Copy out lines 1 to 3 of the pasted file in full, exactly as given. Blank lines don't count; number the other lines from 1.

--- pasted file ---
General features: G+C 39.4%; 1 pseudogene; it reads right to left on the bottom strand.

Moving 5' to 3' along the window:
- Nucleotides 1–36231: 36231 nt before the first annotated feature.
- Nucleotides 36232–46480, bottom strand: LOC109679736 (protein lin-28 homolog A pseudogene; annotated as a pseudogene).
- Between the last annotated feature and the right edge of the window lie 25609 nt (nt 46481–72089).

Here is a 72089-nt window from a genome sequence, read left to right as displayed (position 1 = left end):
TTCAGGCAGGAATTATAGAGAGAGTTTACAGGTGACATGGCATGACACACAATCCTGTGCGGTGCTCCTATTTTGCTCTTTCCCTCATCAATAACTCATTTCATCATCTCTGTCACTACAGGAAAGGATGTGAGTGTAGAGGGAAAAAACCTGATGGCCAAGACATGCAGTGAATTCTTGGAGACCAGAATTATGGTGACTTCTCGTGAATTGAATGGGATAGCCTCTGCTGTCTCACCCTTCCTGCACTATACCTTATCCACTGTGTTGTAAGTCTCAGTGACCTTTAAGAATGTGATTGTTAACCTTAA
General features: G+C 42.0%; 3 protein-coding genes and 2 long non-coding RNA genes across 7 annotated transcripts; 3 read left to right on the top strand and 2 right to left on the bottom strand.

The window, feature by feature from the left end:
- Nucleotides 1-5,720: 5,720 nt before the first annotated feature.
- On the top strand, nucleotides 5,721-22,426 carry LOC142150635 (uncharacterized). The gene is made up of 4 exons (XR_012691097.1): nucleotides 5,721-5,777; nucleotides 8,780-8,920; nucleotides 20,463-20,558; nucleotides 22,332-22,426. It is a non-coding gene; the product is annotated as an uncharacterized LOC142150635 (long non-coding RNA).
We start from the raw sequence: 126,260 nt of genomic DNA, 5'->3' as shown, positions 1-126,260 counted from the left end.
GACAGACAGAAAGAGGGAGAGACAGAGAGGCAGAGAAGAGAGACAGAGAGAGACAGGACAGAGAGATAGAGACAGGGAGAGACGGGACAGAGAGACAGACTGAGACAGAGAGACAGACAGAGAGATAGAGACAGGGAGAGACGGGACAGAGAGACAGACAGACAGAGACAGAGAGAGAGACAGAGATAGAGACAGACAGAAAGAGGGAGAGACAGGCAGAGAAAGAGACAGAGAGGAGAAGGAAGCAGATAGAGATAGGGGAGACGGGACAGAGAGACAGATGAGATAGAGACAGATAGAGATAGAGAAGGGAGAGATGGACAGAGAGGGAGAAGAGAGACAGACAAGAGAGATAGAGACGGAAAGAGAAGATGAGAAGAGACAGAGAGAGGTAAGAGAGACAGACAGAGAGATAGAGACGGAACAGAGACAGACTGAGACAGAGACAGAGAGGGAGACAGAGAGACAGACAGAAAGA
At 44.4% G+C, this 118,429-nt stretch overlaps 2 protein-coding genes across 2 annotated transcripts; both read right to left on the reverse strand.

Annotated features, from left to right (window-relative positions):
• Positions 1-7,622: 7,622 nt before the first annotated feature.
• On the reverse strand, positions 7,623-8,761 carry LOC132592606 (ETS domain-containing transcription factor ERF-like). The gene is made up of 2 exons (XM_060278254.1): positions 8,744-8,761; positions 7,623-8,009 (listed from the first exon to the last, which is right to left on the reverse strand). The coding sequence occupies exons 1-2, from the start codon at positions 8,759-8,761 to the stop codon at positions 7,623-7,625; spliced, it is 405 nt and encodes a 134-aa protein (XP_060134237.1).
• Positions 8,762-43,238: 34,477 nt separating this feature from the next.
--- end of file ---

General features: G+C 39.4%; 1 pseudogene; it reads right to left on the bottom strand.

Moving 5' to 3' along the window:
- Nucleotides 1–36231: 36231 nt before the first annotated feature.